day = "1",
doi = "10.1016/j.ypmed.2010.08.017",
language = "English",
volume = "51",
pages = "397--402",
journal = "Preventive Medicine",
issn = "0091-7435",
publisher = "Academic Press Inc.",
number = "5",

}

Hozawa, A, Kuriyama, S, Watanabe, I, Kakizaki, M, Ohmori-Matsuda, K, Sone, T, Nagai, M, Sugawara, Y, Nitta, A, Li, Q, Ohkubo, T, Murakami, Y & Tsuji, I 2010, 'Participation in health check-ups and mortality using propensity score matched cohort analyses', Preventive Medicine, vol. 51, no. 5, pp. 397-402. https://doi.org/10.1016/j.ypmed.2010.08.017

Participation in health check-ups and mortality using propensity score matched cohort analyses. / Hozawa, Atsushi; Kuriyama, Shinichi; Watanabe, Ikue; Kakizaki, Masako; Ohmori-Matsuda, Kaori; Sone, Toshimasa; Nagai, Masato; Sugawara, Yumi; Nitta, Akemi; Li, Qiang; Ohkubo, Takayoshi; Murakami, Yoshitaka; Tsuji, Ichiro.

In: Preventive Medicine, Vol. 51, No. 5, 01.11.2010, p. 397-402.

Research output: Contribution to journalArticle

TY - JOUR

T1 - Participation in health check-ups and mortality using propensity score matched cohort analyses

AU - Hozawa, Atsushi

AU - Kuriyama, Shinichi

AU - Watanabe, Ikue

AU - Kakizaki, Masako

AU - Ohmori-Matsuda, Kaori

AU - Sone, Toshimasa

AU - Nagai, Masato

AU - Sugawara, Yumi

AU - Nitta, Akemi

AU - Li, Qiang

AU - Ohkubo, Takayoshi

AU - Murakami, Yoshitaka

AU - Tsuji, Ichiro

PY - 2010/11/1

Y1 - 2010/11/1

N2 - Objective: All Japanese aged ≥40 years are eligible for free annual health check-ups including blood pressure and cholesterol measurements. It is well known that health check-up screenees are more likely to have healthy lifestyles and better health conditions than non-screenees. Therefore, controlling these factors is required to investigate whether screenees have a lower mortality risk than non-screenees independent of their lifestyles or health conditions. Methods: We followed 48,775 Japanese National Health Insurance beneficiaries aged 40-79 years since 1994 for 11 years. We used Cox proportional hazard models adjusted for possible confounding factors. We also performed propensity for use of the health check-up matched cohort analyses. Results: Compared to non-screenees, multiple-adjusted hazard ratios (95% confidence intervals) for all-cause and cardiovascular disease mortality among screenees were 0.74 (0.62-0.88) and 0.65 (0.44-0.95) for men and 0.69 (0.52-0.91) and 0.61 (0.36-1.04) for women, respectively. These relations were also observed when we used propensity matched cohort analyses. Conclusion: This is the first study to show that mortality rates are lower among screenees than non-screenees in Japanese health check-ups when propensity matched cohort analyses were used for adjusting confounding factors. Further prospective studies, including randomized controlled trials, are required to confirm whether screening lowers mortality.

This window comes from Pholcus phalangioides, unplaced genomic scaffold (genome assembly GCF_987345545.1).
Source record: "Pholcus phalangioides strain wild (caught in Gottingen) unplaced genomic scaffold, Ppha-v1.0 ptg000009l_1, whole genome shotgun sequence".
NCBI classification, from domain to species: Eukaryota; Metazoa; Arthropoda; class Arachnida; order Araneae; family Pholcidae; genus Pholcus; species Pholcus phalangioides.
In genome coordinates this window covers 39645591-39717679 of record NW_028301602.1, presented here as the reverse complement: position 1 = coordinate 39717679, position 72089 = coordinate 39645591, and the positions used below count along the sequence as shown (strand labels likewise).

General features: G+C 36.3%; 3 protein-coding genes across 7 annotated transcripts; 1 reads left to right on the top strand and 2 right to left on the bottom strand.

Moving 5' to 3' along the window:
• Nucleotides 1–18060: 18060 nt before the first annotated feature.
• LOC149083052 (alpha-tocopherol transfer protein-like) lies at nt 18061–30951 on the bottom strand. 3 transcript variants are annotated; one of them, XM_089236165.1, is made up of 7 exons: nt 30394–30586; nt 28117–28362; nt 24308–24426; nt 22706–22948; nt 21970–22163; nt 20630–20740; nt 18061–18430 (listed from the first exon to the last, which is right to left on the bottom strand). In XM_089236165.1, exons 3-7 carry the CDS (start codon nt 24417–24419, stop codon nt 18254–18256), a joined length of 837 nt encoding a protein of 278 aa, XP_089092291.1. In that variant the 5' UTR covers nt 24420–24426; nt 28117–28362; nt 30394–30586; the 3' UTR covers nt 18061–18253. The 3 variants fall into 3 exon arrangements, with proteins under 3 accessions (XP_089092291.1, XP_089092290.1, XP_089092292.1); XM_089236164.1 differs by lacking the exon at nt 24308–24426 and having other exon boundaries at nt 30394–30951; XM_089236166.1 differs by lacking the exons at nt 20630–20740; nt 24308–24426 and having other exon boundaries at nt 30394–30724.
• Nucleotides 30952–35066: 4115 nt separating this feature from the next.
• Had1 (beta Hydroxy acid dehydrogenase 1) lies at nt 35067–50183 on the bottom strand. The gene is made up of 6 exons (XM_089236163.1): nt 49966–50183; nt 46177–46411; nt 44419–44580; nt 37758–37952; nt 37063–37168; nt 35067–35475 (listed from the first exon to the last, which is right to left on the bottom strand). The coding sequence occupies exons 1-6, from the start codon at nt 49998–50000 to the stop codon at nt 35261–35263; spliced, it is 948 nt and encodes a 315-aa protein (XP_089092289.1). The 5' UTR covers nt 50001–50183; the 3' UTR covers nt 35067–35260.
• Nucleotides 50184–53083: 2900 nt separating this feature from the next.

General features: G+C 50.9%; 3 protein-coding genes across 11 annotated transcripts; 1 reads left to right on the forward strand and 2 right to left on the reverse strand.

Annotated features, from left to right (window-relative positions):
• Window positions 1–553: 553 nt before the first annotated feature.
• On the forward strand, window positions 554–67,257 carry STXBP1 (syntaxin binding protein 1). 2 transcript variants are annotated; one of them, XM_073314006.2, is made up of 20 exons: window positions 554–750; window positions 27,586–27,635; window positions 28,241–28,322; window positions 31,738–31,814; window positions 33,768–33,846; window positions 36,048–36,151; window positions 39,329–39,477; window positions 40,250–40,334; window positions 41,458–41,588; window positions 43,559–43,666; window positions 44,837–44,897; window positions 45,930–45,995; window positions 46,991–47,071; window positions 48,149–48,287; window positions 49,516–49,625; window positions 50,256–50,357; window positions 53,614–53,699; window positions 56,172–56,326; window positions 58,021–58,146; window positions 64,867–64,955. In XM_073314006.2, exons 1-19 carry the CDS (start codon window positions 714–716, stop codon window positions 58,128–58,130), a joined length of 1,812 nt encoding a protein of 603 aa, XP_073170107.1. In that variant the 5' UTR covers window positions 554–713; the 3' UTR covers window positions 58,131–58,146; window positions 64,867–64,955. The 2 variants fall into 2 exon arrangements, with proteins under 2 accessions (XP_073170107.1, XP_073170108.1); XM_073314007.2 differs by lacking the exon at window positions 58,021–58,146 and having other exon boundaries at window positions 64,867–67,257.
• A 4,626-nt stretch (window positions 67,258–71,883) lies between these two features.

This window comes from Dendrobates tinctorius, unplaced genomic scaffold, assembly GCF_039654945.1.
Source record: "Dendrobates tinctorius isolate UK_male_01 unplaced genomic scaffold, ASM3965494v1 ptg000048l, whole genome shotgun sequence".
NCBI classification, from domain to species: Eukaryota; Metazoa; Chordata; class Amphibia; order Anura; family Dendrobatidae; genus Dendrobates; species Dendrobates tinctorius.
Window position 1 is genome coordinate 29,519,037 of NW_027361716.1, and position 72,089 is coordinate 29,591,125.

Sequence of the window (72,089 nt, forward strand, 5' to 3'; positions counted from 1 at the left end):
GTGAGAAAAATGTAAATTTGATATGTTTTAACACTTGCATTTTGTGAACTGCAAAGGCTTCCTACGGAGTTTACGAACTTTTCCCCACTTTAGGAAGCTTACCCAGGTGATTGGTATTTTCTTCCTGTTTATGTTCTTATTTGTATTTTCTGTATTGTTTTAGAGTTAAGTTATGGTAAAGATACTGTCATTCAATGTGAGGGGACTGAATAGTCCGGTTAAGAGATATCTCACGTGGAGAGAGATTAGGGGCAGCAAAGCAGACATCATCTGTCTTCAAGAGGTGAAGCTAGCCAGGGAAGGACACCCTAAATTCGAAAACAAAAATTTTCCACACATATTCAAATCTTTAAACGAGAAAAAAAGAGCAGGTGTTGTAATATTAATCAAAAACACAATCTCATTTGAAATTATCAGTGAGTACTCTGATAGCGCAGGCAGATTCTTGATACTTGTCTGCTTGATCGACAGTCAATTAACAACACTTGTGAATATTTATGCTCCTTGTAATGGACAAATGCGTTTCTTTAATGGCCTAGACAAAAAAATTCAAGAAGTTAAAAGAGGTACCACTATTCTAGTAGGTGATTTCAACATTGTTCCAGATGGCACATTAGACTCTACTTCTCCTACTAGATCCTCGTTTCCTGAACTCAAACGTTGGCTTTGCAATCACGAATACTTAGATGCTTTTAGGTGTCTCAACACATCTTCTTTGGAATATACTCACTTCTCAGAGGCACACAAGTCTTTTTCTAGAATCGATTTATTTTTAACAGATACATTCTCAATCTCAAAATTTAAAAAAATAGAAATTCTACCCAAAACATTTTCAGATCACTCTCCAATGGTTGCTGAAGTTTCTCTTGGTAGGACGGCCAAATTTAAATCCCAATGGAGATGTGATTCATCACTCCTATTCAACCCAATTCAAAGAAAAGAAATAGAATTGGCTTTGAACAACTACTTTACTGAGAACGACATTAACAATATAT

AB - Objective: All Japanese aged ≥40 years are eligible for free annual health check-ups including blood pressure and cholesterol measurements. It is well known that health check-up screenees are more likely to have healthy lifestyles and better health conditions than non-screenees. Therefore, controlling these factors is required to investigate whether screenees have a lower mortality risk than non-screenees independent of their lifestyles or health conditions. Methods: We followed 48,775 Japanese National Health Insurance beneficiaries aged 40-79 years since 1994 for 11 years. We used Cox proportional hazard models adjusted for possible confounding factors. We also performed propensity for use of the health check-up matched cohort analyses. Results: Compared to non-screenees, multiple-adjusted hazard ratios (95% confidence intervals) for all-cause and cardiovascular disease mortality among screenees were 0.74 (0.62-0.88) and 0.65 (0.44-0.95) for men and 0.69 (0.52-0.91) and 0.61 (0.36-1.04) for women, respectively. These relations were also observed when we used propensity matched cohort analyses. Conclusion: This is the first study to show that mortality rates are lower among screenees than non-screenees in Japanese health check-ups when propensity matched cohort analyses were used for adjusting confounding factors. Further prospective studies, including randomized controlled trials, are required to confirm whether screening lowers mortality.

UR - http://www.scopus.com/inward/record.url?scp=77958168332&partnerID=8YFLogxK

UR - http://www.scopus.com/inward/citedby.url?scp=77958168332&partnerID=8YFLogxK

U2 - 10.1016/j.ypmed.2010.08.017

DO - 10.1016/j.ypmed.2010.08.017

M3 - Article

VL - 51

SP - 397

EP - 402

JO - Preventive Medicine

JF - Preventive Medicine

SN - 0091-7435

IS - 5

ER -